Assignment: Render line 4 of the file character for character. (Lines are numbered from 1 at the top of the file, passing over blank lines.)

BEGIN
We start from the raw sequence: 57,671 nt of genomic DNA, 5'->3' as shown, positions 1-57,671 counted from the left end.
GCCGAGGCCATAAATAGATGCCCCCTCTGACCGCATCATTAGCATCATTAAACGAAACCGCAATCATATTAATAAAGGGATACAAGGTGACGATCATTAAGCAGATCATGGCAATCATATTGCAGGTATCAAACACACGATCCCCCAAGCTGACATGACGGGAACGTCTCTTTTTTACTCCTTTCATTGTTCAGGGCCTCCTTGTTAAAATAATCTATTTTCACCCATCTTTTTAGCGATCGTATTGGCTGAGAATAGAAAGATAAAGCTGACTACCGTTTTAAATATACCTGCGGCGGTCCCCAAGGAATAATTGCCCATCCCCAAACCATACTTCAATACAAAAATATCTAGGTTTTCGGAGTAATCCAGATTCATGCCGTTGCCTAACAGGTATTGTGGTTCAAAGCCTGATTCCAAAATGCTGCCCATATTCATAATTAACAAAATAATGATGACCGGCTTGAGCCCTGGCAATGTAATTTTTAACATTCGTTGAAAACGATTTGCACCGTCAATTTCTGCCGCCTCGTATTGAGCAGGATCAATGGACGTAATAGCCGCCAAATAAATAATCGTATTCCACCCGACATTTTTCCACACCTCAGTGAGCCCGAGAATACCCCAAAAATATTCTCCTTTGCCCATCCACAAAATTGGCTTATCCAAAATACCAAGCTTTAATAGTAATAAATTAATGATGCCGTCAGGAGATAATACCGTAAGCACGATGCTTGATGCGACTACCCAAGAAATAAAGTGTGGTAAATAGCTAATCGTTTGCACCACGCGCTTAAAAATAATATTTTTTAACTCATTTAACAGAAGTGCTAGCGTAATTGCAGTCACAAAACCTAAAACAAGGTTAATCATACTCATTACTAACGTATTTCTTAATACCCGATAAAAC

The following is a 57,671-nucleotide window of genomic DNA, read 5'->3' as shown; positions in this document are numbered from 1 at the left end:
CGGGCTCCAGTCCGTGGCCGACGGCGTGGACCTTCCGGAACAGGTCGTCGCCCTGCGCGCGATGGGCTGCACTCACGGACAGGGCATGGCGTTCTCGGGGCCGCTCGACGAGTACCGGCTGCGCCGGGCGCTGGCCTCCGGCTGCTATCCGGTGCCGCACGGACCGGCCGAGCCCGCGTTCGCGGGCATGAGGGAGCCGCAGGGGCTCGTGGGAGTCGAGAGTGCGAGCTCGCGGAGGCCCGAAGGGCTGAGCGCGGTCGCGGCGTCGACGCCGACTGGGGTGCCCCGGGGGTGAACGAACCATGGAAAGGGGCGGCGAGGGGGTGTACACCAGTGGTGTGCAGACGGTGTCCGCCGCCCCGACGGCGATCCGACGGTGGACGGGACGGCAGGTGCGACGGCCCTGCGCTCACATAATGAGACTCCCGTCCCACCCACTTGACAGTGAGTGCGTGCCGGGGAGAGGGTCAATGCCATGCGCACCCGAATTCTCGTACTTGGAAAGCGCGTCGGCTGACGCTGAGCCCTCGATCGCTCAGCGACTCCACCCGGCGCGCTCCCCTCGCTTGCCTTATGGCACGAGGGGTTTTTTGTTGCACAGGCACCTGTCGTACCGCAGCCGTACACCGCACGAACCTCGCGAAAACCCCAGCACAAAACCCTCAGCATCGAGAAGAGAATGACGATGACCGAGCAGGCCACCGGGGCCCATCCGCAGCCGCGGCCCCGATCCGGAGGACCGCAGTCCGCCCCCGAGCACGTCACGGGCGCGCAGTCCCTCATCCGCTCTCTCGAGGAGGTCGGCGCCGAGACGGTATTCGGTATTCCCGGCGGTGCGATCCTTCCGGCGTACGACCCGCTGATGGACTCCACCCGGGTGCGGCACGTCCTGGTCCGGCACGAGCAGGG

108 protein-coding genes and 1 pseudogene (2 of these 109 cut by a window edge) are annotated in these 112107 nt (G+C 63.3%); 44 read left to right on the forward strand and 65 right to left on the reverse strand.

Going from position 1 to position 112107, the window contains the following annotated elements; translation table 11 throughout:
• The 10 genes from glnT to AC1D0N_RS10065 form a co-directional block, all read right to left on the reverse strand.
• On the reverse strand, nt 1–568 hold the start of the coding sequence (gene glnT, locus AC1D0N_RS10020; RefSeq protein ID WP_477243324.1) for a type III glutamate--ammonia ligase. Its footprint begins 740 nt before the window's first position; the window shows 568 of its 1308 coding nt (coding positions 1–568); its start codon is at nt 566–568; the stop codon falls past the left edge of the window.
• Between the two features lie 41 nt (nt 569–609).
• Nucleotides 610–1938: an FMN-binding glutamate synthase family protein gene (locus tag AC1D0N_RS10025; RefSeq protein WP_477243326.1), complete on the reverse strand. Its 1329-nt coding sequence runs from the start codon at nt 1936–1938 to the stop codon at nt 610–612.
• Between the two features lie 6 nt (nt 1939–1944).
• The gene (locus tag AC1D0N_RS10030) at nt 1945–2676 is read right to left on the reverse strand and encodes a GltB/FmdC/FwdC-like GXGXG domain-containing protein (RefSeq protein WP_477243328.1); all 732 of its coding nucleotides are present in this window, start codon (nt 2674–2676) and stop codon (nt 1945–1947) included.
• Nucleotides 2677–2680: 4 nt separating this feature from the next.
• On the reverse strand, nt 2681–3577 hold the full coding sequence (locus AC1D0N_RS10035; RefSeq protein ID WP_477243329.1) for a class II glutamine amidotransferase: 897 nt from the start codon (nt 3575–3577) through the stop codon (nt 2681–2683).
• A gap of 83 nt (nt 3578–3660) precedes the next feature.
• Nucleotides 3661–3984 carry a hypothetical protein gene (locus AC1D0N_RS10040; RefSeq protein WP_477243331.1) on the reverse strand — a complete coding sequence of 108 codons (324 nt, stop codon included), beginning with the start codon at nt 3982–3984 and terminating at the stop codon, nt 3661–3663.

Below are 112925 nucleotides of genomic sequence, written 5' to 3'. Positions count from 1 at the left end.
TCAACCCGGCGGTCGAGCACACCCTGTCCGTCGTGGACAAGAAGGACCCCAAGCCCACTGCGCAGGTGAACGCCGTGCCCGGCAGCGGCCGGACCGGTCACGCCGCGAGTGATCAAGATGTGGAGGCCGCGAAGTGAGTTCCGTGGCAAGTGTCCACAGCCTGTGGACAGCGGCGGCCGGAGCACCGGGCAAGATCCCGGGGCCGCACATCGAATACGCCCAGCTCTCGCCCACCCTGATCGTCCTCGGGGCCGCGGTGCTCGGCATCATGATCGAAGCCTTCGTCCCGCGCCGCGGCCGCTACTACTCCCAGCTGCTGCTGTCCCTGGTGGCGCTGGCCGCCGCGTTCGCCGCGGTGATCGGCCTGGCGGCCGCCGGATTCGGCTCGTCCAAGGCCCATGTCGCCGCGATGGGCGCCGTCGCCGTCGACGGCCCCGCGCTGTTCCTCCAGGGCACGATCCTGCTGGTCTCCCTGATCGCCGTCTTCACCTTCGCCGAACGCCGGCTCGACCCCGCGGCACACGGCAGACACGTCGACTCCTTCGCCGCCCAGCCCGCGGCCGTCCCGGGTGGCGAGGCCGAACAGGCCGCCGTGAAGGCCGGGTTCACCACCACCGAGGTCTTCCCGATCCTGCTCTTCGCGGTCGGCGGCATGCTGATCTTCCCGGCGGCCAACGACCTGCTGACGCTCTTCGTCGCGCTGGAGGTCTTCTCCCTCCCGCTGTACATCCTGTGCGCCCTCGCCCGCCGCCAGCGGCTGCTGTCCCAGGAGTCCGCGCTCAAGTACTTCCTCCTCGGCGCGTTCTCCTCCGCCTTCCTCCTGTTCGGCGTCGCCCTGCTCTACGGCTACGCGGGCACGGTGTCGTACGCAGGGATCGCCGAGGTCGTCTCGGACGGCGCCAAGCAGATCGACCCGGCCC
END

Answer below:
CGGGCTCCAGTCCGTGGCCGACGGCGTGGACCTTCCGGAACAGGTCGTCGCCCTGCGCGCGATGGGCTGCACTCACGGACAGGGCATGGCGTTCTCGGGGCCGCTCGACGAGTACCGGCTGCGCCGGGCGCTGGCCTCCGGCTGCTATCCGGTGCCGCACGGACCGGCCGAGCCCGCGTTCGCGGGCATGAGGGAGCCGCAGGGGCTCGTGGGAGTCGAGAGTGCGAGCTCGCGGAGGCCCGAAGGGCTGAGCGCGGTCGCGGCGTCGACGCCGACTGGGGTGCCCCGGGGGTGAACGAACCATGGAAAGGGGCGGCGAGGGGGTGTACACCAGTGGTGTGCAGACGGTGTCCGCCGCCCCGACGGCGATCCGACGGTGGACGGGACGGCAGGTGCGACGGCCCTGCGCTCACATAATGAGACTCCCGTCCCACCCACTTGACAGTGAGTGCGTGCCGGGGAGAGGGTCAATGCCATGCGCACCCGAATTCTCGTACTTGGAAAGCGCGTCGGCTGACGCTGAGCCCTCGATCGCTCAGCGACTCCACCCGGCGCGCTCCCCTCGCTTGCCTTATGGCACGAGGGGTTTTTTGTTGCACAGGCACCTGTCGTACCGCAGCCGTACACCGCACGAACCTCGCGAAAACCCCAGCACAAAACCCTCAGCATCGAGAAGAGAATGACGATGACCGAGCAGGCCACCGGGGCCCATCCGCAGCCGCGGCCCCGATCCGGAGGACCGCAGTCCGCCCCCGAGCACGTCACGGGCGCGCAGTCCCTCATCCGCTCTCTCGAGGAGGTCGGCGCCGAGACGGTATTCGGTATTCCCGGCGGTGCGATCCTTCCGGCGTACGACCCGCTGATGGACTCCACCCGGGTGCGGCACGTCCTGGTCCGGCACGAGCAGGG